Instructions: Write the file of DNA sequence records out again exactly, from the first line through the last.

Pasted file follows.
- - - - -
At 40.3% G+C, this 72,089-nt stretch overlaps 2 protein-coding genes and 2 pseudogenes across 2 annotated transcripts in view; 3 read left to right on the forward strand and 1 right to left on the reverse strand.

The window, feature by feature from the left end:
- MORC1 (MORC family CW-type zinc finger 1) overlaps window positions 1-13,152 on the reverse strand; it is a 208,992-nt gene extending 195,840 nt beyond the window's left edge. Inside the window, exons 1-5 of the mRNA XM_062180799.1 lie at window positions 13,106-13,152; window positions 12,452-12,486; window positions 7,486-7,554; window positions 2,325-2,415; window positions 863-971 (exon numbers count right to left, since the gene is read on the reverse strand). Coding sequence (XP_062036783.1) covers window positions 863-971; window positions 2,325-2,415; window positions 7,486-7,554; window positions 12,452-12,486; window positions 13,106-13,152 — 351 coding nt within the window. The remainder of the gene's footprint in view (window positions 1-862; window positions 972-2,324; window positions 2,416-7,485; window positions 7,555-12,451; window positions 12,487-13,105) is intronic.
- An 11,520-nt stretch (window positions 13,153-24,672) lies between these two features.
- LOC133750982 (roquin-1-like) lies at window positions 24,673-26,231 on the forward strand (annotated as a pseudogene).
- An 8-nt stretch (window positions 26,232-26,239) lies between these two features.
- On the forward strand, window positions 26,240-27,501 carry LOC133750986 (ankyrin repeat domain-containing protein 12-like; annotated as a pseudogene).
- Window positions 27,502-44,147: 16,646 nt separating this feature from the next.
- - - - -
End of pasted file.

At 40.3% G+C, this 72,089-nt stretch overlaps 2 protein-coding genes and 2 pseudogenes across 2 annotated transcripts in view; 3 read left to right on the forward strand and 1 right to left on the reverse strand.

The window, feature by feature from the left end:
- MORC1 (MORC family CW-type zinc finger 1) overlaps window positions 1-13,152 on the reverse strand; it is a 208,992-nt gene extending 195,840 nt beyond the window's left edge. Inside the window, exons 1-5 of the mRNA XM_062180799.1 lie at window positions 13,106-13,152; window positions 12,452-12,486; window positions 7,486-7,554; window positions 2,325-2,415; window positions 863-971 (exon numbers count right to left, since the gene is read on the reverse strand). Coding sequence (XP_062036783.1) covers window positions 863-971; window positions 2,325-2,415; window positions 7,486-7,554; window positions 12,452-12,486; window positions 13,106-13,152 — 351 coding nt within the window. The remainder of the gene's footprint in view (window positions 1-862; window positions 972-2,324; window positions 2,416-7,485; window positions 7,555-12,451; window positions 12,487-13,105) is intronic.
- An 11,520-nt stretch (window positions 13,153-24,672) lies between these two features.
- LOC133750982 (roquin-1-like) lies at window positions 24,673-26,231 on the forward strand (annotated as a pseudogene).
- An 8-nt stretch (window positions 26,232-26,239) lies between these two features.
- On the forward strand, window positions 26,240-27,501 carry LOC133750986 (ankyrin repeat domain-containing protein 12-like; annotated as a pseudogene).
- Window positions 27,502-44,147: 16,646 nt separating this feature from the next.